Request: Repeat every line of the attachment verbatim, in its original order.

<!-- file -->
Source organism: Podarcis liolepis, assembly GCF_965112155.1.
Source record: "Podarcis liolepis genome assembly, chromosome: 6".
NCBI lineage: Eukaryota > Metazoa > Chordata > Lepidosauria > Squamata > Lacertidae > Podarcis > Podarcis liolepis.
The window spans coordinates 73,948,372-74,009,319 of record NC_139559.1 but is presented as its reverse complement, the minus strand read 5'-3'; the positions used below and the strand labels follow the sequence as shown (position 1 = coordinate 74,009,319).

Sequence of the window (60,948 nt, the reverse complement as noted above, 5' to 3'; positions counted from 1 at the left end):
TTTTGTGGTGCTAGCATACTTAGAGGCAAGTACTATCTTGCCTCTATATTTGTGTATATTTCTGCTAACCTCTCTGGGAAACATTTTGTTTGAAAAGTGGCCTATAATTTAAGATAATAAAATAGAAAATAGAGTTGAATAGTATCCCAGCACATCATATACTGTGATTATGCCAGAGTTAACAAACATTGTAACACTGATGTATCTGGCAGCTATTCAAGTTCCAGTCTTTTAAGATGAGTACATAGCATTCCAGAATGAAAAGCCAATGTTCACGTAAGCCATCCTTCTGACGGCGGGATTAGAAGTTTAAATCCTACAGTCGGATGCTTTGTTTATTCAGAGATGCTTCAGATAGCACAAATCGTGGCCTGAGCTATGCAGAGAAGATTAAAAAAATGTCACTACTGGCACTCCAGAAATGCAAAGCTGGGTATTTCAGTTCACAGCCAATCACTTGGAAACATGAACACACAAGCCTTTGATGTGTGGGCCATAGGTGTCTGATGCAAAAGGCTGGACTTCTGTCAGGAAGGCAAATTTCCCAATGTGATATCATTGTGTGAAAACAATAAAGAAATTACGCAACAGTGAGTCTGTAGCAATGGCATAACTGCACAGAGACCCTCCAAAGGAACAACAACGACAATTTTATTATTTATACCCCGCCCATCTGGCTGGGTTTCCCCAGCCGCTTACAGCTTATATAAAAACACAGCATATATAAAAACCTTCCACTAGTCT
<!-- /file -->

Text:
Source organism: Podarcis liolepis, assembly GCF_965112155.1.
Source record: "Podarcis liolepis genome assembly, chromosome: 6".
NCBI lineage: Eukaryota > Metazoa > Chordata > Lepidosauria > Squamata > Lacertidae > Podarcis > Podarcis liolepis.
The window spans coordinates 73,948,372-74,009,319 of record NC_139559.1 but is presented as its reverse complement, the minus strand read 5'-3'; the positions used below and the strand labels follow the sequence as shown (position 1 = coordinate 74,009,319).

Sequence of the window (60,948 nt, the reverse complement as noted above, 5' to 3'; positions counted from 1 at the left end):
TTTTGTGGTGCTAGCATACTTAGAGGCAAGTACTATCTTGCCTCTATATTTGTGTATATTTCTGCTAACCTCTCTGGGAAACATTTTGTTTGAAAAGTGGCCTATAATTTAAGATAATAAAATAGAAAATAGAGTTGAATAGTATCCCAGCACATCATATACTGTGATTATGCCAGAGTTAACAAACATTGTAACACTGATGTATCTGGCAGCTATTCAAGTTCCAGTCTTTTAAGATGAGTACATAGCATTCCAGAATGAAAAGCCAATGTTCACGTAAGCCATCCTTCTGACGGCGGGATTAGAAGTTTAAATCCTACAGTCGGATGCTTTGTTTATTCAGAGATGCTTCAGATAGCACAAATCGTGGCCTGAGCTATGCAGAGAAGATTAAAAAAATGTCACTACTGGCACTCCAGAAATGCAAAGCTGGGTATTTCAGTTCACAGCCAATCACTTGGAAACATGAACACACAAGCCTTTGATGTGTGGGCCATAGGTGTCTGATGCAAAAGGCTGGACTTCTGTCAGGAAGGCAAATTTCCCAATGTGATATCATTGTGTGAAAACAATAAAGAAATTACGCAACAGTGAGTCTGTAGCAATGGCATAACTGCACAGAGACCCTCCAAAGGAACAACAACGACAATTTTATTATTTATACCCCGCCCATCTGGCTGGGTTTCCCCAGCCGCTTACAGCTTATATAAAAACACAGCATATATAAAAACCTTCCACTAGTCT